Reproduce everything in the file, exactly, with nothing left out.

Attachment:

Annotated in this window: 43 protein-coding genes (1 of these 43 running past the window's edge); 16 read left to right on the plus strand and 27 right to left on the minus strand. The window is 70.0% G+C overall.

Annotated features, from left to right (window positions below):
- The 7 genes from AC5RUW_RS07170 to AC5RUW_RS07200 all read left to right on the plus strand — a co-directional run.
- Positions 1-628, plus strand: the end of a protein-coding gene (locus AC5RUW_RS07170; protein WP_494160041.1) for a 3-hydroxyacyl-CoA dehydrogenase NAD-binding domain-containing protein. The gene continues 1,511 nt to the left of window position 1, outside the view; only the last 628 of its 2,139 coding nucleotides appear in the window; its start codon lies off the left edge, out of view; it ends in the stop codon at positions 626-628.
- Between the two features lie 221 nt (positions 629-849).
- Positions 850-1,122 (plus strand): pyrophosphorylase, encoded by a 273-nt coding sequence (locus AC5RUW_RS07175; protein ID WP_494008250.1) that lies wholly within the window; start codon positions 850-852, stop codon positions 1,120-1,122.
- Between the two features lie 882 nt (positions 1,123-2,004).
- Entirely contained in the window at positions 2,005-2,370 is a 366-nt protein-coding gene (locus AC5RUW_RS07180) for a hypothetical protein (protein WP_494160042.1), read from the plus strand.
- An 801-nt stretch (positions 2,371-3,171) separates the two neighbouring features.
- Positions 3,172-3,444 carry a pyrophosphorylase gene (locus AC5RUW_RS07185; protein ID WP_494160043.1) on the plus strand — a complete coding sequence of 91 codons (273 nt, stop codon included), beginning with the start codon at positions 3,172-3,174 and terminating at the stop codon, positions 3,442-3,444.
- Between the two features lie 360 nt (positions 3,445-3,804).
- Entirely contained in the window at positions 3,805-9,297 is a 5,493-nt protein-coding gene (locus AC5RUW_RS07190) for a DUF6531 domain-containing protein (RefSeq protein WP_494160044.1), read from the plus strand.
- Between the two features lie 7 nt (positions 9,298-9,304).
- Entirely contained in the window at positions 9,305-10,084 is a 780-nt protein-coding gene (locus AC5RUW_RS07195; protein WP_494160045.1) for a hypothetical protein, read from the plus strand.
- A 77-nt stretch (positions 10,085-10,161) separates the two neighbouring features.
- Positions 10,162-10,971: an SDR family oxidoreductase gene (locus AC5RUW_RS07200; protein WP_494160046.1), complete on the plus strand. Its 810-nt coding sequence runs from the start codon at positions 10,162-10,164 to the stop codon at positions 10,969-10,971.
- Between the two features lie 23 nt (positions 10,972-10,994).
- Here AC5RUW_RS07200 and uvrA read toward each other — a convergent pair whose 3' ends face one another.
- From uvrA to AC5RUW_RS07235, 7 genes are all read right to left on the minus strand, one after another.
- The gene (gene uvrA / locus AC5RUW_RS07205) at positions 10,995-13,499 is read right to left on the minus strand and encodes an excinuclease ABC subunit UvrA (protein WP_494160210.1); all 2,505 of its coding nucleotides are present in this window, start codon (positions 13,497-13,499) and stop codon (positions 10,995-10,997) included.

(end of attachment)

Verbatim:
Annotated in this window: 43 protein-coding genes (1 of these 43 running past the window's edge); 16 read left to right on the plus strand and 27 right to left on the minus strand. The window is 70.0% G+C overall.

Annotated features, from left to right (window positions below):
- The 7 genes from AC5RUW_RS07170 to AC5RUW_RS07200 all read left to right on the plus strand — a co-directional run.
- Positions 1-628, plus strand: the end of a protein-coding gene (locus AC5RUW_RS07170; protein WP_494160041.1) for a 3-hydroxyacyl-CoA dehydrogenase NAD-binding domain-containing protein. The gene continues 1,511 nt to the left of window position 1, outside the view; only the last 628 of its 2,139 coding nucleotides appear in the window; its start codon lies off the left edge, out of view; it ends in the stop codon at positions 626-628.
- Between the two features lie 221 nt (positions 629-849).
- Positions 850-1,122 (plus strand): pyrophosphorylase, encoded by a 273-nt coding sequence (locus AC5RUW_RS07175; protein ID WP_494008250.1) that lies wholly within the window; start codon positions 850-852, stop codon positions 1,120-1,122.
- Between the two features lie 882 nt (positions 1,123-2,004).
- Entirely contained in the window at positions 2,005-2,370 is a 366-nt protein-coding gene (locus AC5RUW_RS07180) for a hypothetical protein (protein WP_494160042.1), read from the plus strand.
- An 801-nt stretch (positions 2,371-3,171) separates the two neighbouring features.
- Positions 3,172-3,444 carry a pyrophosphorylase gene (locus AC5RUW_RS07185; protein ID WP_494160043.1) on the plus strand — a complete coding sequence of 91 codons (273 nt, stop codon included), beginning with the start codon at positions 3,172-3,174 and terminating at the stop codon, positions 3,442-3,444.
- Between the two features lie 360 nt (positions 3,445-3,804).
- Entirely contained in the window at positions 3,805-9,297 is a 5,493-nt protein-coding gene (locus AC5RUW_RS07190) for a DUF6531 domain-containing protein (RefSeq protein WP_494160044.1), read from the plus strand.
- Between the two features lie 7 nt (positions 9,298-9,304).
- Entirely contained in the window at positions 9,305-10,084 is a 780-nt protein-coding gene (locus AC5RUW_RS07195; protein WP_494160045.1) for a hypothetical protein, read from the plus strand.
- A 77-nt stretch (positions 10,085-10,161) separates the two neighbouring features.
- Positions 10,162-10,971: an SDR family oxidoreductase gene (locus AC5RUW_RS07200; protein WP_494160046.1), complete on the plus strand. Its 810-nt coding sequence runs from the start codon at positions 10,162-10,164 to the stop codon at positions 10,969-10,971.
- Between the two features lie 23 nt (positions 10,972-10,994).
- Here AC5RUW_RS07200 and uvrA read toward each other — a convergent pair whose 3' ends face one another.
- From uvrA to AC5RUW_RS07235, 7 genes are all read right to left on the minus strand, one after another.
- The gene (gene uvrA / locus AC5RUW_RS07205) at positions 10,995-13,499 is read right to left on the minus strand and encodes an excinuclease ABC subunit UvrA (protein WP_494160210.1); all 2,505 of its coding nucleotides are present in this window, start codon (positions 13,497-13,499) and stop codon (positions 10,995-10,997) included.